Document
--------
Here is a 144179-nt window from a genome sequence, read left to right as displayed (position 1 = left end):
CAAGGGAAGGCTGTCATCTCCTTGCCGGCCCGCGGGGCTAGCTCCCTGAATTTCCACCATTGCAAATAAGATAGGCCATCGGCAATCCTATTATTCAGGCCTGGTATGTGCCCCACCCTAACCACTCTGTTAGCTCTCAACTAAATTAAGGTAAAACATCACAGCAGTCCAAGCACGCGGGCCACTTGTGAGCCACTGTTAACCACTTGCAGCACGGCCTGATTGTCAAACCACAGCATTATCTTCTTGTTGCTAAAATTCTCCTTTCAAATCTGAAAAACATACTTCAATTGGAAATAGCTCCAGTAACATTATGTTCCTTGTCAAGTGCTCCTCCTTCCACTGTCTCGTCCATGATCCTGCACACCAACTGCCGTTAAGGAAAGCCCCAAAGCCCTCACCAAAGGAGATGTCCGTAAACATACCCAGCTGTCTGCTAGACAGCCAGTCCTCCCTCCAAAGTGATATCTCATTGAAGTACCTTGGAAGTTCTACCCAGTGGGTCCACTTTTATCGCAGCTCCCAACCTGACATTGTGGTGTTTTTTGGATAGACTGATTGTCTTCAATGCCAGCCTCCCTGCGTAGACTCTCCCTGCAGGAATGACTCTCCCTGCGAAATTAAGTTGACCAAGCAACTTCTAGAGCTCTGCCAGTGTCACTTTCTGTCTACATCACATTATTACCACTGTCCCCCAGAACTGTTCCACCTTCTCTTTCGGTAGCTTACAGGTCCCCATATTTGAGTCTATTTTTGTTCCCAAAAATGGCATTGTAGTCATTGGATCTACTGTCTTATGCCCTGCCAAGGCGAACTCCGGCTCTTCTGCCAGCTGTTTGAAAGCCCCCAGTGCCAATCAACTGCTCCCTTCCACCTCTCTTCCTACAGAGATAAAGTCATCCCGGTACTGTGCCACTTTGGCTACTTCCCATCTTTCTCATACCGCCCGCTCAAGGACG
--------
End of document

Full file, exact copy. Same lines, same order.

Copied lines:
Here is a 144179-nt window from a genome sequence, read left to right as displayed (position 1 = left end):
CAAGGGAAGGCTGTCATCTCCTTGCCGGCCCGCGGGGCTAGCTCCCTGAATTTCCACCATTGCAAATAAGATAGGCCATCGGCAATCCTATTATTCAGGCCTGGTATGTGCCCCACCCTAACCACTCTGTTAGCTCTCAACTAAATTAAGGTAAAACATCACAGCAGTCCAAGCACGCGGGCCACTTGTGAGCCACTGTTAACCACTTGCAGCACGGCCTGATTGTCAAACCACAGCATTATCTTCTTGTTGCTAAAATTCTCCTTTCAAATCTGAAAAACATACTTCAATTGGAAATAGCTCCAGTAACATTATGTTCCTTGTCAAGTGCTCCTCCTTCCACTGTCTCGTCCATGATCCTGCACACCAACTGCCGTTAAGGAAAGCCCCAAAGCCCTCACCAAAGGAGATGTCCGTAAACATACCCAGCTGTCTGCTAGACAGCCAGTCCTCCCTCCAAAGTGATATCTCATTGAAGTACCTTGGAAGTTCTACCCAGTGGGTCCACTTTTATCGCAGCTCCCAACCTGACATTGTGGTGTTTTTTGGATAGACTGATTGTCTTCAATGCCAGCCTCCCTGCGTAGACTCTCCCTGCAGGAATGACTCTCCCTGCGAAATTAAGTTGACCAAGCAACTTCTAGAGCTCTGCCAGTGTCACTTTCTGTCTACATCACATTATTACCACTGTCCCCCAGAACTGTTCCACCTTCTCTTTCGGTAGCTTACAGGTCCCCATATTTGAGTCTATTTTTGTTCCCAAAAATGGCATTGTAGTCATTGGATCTACTGTCTTATGCCCTGCCAAGGCGAACTCCGGCTCTTCTGCCAGCTGTTTGAAAGCCCCCAGTGCCAATCAACTGCTCCCTTCCACCTCTCTTCCTACAGAGATAAAGTCATCCCGGTACTGTGCCACTTTGGCTACTTCCCATCTTTCTCATACCGCCCGCTCAAGGACG